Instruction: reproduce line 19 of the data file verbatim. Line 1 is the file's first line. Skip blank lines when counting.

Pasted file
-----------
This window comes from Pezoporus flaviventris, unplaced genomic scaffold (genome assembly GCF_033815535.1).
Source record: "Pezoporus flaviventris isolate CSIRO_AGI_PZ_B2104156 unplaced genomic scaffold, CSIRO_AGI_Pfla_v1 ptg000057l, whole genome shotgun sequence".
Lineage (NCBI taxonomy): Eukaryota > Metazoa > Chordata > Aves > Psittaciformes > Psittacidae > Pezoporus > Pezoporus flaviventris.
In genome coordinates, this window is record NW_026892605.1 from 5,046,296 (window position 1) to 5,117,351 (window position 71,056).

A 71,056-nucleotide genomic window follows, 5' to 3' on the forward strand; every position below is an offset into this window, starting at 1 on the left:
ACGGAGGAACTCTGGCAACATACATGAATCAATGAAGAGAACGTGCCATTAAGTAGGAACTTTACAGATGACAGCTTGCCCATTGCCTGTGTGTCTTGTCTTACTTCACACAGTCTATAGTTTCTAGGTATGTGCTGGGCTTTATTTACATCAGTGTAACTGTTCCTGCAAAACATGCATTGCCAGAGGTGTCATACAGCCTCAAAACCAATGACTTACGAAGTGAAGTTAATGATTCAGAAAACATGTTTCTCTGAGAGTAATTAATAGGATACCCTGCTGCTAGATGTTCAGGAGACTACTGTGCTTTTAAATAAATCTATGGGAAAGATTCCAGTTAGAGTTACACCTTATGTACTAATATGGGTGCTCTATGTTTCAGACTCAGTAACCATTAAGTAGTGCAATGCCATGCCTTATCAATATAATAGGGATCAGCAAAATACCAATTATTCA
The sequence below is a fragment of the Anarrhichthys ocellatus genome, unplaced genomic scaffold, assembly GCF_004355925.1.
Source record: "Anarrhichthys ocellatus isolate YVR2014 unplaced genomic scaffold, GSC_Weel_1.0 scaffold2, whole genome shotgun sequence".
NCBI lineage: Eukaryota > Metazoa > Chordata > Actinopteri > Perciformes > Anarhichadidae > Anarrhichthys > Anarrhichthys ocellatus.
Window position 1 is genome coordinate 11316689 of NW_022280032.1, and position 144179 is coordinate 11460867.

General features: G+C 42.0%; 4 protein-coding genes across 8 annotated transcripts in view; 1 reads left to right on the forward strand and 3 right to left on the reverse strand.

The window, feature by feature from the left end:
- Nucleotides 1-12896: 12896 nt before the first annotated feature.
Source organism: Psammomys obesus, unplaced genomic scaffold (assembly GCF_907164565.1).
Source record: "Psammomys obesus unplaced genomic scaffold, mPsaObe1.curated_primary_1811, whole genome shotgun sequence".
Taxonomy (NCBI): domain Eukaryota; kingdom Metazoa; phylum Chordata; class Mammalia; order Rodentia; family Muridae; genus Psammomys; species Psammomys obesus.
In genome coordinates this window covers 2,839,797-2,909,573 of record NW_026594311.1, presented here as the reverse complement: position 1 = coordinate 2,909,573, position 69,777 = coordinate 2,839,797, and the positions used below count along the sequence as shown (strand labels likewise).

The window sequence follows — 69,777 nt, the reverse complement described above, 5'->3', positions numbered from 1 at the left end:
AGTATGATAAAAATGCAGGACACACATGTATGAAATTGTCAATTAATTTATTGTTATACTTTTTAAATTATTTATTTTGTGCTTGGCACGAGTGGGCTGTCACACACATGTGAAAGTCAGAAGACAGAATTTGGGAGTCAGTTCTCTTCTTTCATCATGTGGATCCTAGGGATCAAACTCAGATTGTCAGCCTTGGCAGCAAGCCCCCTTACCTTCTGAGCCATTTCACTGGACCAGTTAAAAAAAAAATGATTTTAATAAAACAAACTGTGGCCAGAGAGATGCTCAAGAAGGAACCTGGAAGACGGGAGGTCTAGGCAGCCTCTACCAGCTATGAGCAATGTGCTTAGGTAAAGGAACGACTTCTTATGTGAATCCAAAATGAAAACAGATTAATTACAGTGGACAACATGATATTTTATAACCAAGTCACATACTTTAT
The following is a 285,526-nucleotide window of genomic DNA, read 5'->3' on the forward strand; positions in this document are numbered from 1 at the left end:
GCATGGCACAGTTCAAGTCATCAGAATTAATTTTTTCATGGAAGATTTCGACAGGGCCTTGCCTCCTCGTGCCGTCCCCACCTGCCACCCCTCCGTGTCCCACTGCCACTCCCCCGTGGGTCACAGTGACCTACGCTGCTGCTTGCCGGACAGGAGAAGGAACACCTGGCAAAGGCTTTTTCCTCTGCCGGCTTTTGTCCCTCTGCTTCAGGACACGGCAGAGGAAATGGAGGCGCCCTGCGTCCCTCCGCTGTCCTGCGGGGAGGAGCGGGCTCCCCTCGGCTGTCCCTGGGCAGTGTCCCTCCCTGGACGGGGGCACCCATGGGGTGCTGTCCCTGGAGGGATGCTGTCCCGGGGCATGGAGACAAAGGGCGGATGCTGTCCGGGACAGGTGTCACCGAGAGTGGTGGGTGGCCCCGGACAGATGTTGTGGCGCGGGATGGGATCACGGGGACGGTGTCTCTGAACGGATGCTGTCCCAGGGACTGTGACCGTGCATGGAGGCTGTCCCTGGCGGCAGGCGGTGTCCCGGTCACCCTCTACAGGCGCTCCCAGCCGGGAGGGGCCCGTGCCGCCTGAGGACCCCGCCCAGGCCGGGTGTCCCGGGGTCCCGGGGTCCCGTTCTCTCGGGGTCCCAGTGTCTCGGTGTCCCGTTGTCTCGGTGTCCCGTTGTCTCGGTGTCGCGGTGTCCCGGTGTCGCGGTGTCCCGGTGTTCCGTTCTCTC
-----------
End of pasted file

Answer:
AGTATGATAAAAATGCAGGACACACATGTATGAAATTGTCAATTAATTTATTGTTATACTTTTTAAATTATTTATTTTGTGCTTGGCACGAGTGGGCTGTCACACACATGTGAAAGTCAGAAGACAGAATTTGGGAGTCAGTTCTCTTCTTTCATCATGTGGATCCTAGGGATCAAACTCAGATTGTCAGCCTTGGCAGCAAGCCCCCTTACCTTCTGAGCCATTTCACTGGACCAGTTAAAAAAAAAATGATTTTAATAAAACAAACTGTGGCCAGAGAGATGCTCAAGAAGGAACCTGGAAGACGGGAGGTCTAGGCAGCCTCTACCAGCTATGAGCAATGTGCTTAGGTAAAGGAACGACTTCTTATGTGAATCCAAAATGAAAACAGATTAATTACAGTGGACAACATGATATTTTATAACCAAGTCACATACTTTAT